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Arizona Is the Epicenter of the Fight for Voting Rights Today

One of the worst voter suppression laws in the nation, fueled by conspiracy theories, has pushed Arizona to the forefront of the fight for voting rights.

June 2, 2022

In a brazen repudiation of federal law and recent Supreme Court precedent, Arizona recently enacted a law requiring documentary proof of citizenship to vote by mail or in presidential elections. In 2021, Arizona was one of the 17 states nationwide to enact new restrictive voting laws. Now it’s trying to break away from the rest of the voter suppression pack.

After a year and a half of conspiracy theories, a partisan postelection “audit,” antidemocratic legislation, election sabotage rhetoric from political candidates, and a Supreme Court ruling further weakening the Voting Rights Act, Arizona has become a key battleground in the fight for voting rights.

Arizona’s story is not all bad news, however. This fall, Arizona voters will likely have a chance to approve a ballot initiative to expand voting access and protect against election sabotage.

In 2020, Arizona saw an increasingly diverse electorate turn out to vote at historic rates. As soon as returns starting coming in on election night, anti-voter activists began spreading false claims about rampant voter fraud. Crowds began to form outside of election offices in Maricopa County, making bizarre allegations about Sharpie pens being used to mark ballots, noncitizens voting, and votes for President Trump being discarded.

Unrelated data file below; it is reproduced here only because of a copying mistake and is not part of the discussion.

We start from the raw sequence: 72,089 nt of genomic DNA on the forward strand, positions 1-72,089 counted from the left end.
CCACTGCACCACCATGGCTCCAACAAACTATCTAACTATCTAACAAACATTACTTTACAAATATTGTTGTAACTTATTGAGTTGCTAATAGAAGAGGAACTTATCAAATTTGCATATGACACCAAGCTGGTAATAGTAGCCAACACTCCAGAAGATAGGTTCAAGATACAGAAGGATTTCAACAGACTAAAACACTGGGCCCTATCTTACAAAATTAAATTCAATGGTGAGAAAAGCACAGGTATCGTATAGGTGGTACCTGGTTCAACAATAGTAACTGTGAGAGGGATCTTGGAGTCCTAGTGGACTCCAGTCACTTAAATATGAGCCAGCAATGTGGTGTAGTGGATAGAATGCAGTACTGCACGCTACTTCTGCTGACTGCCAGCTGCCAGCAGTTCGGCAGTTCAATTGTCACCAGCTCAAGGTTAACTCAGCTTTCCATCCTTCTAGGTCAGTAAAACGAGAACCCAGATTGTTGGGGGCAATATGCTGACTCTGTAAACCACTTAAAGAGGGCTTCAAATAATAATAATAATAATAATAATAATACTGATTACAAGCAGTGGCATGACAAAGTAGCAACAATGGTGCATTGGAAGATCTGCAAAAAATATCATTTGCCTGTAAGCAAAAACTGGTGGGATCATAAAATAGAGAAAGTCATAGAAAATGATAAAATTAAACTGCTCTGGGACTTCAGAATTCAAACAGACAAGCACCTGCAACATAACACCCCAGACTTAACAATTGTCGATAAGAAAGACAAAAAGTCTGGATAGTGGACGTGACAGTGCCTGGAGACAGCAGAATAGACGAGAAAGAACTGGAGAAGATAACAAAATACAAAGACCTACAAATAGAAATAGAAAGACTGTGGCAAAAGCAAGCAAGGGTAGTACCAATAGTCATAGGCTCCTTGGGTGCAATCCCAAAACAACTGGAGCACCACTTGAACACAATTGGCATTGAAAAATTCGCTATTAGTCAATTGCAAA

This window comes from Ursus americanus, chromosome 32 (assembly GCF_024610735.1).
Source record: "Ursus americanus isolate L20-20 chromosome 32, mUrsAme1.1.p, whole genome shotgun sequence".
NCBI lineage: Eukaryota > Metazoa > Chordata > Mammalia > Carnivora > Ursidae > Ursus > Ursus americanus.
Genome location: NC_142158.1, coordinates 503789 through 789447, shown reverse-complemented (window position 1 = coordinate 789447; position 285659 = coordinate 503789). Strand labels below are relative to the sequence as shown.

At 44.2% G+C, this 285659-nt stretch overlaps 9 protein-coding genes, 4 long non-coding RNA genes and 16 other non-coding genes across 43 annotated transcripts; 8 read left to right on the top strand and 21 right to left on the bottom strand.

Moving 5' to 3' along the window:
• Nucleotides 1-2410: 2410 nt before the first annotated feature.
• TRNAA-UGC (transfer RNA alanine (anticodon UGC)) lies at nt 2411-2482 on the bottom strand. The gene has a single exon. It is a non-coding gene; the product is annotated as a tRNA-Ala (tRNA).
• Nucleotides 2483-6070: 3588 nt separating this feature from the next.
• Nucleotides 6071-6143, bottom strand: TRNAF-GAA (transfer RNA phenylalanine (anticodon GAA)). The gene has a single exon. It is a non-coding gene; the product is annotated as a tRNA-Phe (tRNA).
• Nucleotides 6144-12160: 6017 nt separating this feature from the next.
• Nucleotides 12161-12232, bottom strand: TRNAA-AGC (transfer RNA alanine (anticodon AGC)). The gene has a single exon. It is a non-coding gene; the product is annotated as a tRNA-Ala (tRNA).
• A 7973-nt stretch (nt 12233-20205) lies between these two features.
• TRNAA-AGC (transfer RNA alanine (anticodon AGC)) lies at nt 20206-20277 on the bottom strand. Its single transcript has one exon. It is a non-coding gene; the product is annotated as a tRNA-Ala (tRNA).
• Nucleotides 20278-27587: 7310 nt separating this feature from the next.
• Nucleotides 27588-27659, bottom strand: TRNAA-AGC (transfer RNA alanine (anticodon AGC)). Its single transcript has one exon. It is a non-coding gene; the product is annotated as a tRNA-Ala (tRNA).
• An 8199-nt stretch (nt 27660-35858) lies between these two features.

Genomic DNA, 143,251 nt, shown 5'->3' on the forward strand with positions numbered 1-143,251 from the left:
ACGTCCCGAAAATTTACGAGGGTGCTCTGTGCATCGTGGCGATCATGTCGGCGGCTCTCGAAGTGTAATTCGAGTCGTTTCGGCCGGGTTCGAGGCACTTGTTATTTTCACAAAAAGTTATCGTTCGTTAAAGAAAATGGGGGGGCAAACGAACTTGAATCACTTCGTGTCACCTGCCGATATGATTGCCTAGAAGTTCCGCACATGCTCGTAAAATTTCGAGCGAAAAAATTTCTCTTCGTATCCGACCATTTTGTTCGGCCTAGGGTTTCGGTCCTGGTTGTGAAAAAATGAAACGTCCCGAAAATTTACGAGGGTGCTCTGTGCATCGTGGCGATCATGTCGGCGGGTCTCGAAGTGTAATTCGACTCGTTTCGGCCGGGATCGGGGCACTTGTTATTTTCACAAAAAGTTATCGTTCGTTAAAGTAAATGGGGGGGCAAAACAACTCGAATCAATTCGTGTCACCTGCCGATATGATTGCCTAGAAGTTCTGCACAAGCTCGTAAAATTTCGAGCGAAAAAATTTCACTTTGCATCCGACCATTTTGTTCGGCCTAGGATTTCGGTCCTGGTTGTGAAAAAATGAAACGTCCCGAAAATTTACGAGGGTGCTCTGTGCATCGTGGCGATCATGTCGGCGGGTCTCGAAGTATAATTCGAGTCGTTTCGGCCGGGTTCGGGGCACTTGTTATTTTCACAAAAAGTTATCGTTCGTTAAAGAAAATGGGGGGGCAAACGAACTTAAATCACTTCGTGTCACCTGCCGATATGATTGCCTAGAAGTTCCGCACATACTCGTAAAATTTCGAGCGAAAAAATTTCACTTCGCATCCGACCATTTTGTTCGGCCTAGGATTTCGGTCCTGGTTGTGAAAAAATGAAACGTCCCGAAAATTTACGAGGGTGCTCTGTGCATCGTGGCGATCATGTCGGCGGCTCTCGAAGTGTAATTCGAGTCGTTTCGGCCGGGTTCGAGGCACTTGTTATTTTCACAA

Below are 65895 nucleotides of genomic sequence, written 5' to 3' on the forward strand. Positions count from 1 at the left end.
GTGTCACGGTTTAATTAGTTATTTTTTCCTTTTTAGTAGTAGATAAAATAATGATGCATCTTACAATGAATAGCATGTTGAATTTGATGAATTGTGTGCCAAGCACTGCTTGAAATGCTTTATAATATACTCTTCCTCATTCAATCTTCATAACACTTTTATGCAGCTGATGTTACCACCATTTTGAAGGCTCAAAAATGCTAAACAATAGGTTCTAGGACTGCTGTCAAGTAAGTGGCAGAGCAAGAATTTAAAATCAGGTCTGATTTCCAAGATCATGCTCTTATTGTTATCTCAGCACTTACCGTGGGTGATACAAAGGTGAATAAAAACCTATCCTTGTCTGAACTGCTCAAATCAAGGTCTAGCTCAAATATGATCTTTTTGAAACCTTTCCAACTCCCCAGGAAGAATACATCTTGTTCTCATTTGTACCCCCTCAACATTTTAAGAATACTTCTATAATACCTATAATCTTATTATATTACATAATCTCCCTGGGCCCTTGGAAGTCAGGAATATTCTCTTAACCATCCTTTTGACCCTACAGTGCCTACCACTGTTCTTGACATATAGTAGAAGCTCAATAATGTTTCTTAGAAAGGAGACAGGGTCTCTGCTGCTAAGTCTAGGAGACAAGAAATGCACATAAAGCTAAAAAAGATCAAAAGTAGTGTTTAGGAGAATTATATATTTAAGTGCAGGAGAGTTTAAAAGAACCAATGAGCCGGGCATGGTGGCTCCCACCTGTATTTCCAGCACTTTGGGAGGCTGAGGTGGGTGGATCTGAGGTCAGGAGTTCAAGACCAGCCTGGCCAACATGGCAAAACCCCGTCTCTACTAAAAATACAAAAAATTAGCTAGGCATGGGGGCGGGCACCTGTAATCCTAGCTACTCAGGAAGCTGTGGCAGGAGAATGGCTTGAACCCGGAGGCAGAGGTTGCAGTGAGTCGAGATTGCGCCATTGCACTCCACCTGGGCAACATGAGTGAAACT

These false claims proved durable in Arizona, among other places. In early 2021, State Senate President Karen Fann (R) ordered an audit of the 2020 presidential results in Maricopa County, initiating a review process that — despite being deeply flawed and partisan from the beginning — ultimately found no evidence of fraud. Nevertheless, Arizona lawmakers have continued to use the unreliable review as evidence of the need for new restrictive voting policies. 

In April 2022, Attorney General Mark Brnovich (R) announced that the so-called audit had identified “serious vulnerabilities” that necessitated further restrictions on voting access — a claim that the Republican Maricopa County recorder has called “despicable.” And at a conference soon after, Fann went so far as to say that the results of the audit should require the state to “uncertify” the results of the 2020 election. 

The false claims about the 2020 election have bled into campaigns for governor and secretary of state, who both play a role in administrating and certifying election results in Arizona. Candidates have praised the Maricopa audit, called the 2020 election “rigged,” stated that they would have refused to certify the results in 2020, and introduced bills that would allow the legislature to override the popular vote.

Since the start of the 2021 legislative session, Arizona lawmakers have continually relied on these false claims of fraud to introduce and enact new restrictions on the right to vote. The most serious of Arizona’s 2021 voting laws is Senate Bill 1485, which eliminates the state’s permanent early voting list and will make voting by mail more difficult for tens of thousands of Arizonans.